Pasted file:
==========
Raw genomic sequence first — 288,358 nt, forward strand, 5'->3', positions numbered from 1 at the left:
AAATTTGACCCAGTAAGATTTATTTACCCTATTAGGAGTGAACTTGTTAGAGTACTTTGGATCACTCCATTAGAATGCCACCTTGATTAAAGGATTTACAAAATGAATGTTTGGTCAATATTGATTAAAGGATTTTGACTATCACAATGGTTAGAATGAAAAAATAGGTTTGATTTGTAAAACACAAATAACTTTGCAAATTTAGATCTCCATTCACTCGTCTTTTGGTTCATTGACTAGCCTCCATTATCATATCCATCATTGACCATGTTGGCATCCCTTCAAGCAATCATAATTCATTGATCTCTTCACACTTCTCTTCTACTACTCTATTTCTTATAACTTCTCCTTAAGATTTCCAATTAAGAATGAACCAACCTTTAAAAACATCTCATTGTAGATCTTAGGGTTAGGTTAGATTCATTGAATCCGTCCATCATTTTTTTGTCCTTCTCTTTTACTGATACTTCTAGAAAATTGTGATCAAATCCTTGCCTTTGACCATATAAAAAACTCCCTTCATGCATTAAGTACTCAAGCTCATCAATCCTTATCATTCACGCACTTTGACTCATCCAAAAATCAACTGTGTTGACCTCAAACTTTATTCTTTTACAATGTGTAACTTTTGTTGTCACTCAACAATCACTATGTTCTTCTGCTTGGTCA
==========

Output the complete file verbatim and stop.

Raw genomic sequence first — 288,358 nt, forward strand, 5'->3', positions numbered from 1 at the left:
AAATTTGACCCAGTAAGATTTATTTACCCTATTAGGAGTGAACTTGTTAGAGTACTTTGGATCACTCCATTAGAATGCCACCTTGATTAAAGGATTTACAAAATGAATGTTTGGTCAATATTGATTAAAGGATTTTGACTATCACAATGGTTAGAATGAAAAAATAGGTTTGATTTGTAAAACACAAATAACTTTGCAAATTTAGATCTCCATTCACTCGTCTTTTGGTTCATTGACTAGCCTCCATTATCATATCCATCATTGACCATGTTGGCATCCCTTCAAGCAATCATAATTCATTGATCTCTTCACACTTCTCTTCTACTACTCTATTTCTTATAACTTCTCCTTAAGATTTCCAATTAAGAATGAACCAACCTTTAAAAACATCTCATTGTAGATCTTAGGGTTAGGTTAGATTCATTGAATCCGTCCATCATTTTTTTGTCCTTCTCTTTTACTGATACTTCTAGAAAATTGTGATCAAATCCTTGCCTTTGACCATATAAAAAACTCCCTTCATGCATTAAGTACTCAAGCTCATCAATCCTTATCATTCACGCACTTTGACTCATCCAAAAATCAACTGTGTTGACCTCAAACTTTATTCTTTTACAATGTGTAACTTTTGTTGTCACTCAACAATCACTATGTTCTTCTGCTTGGTCA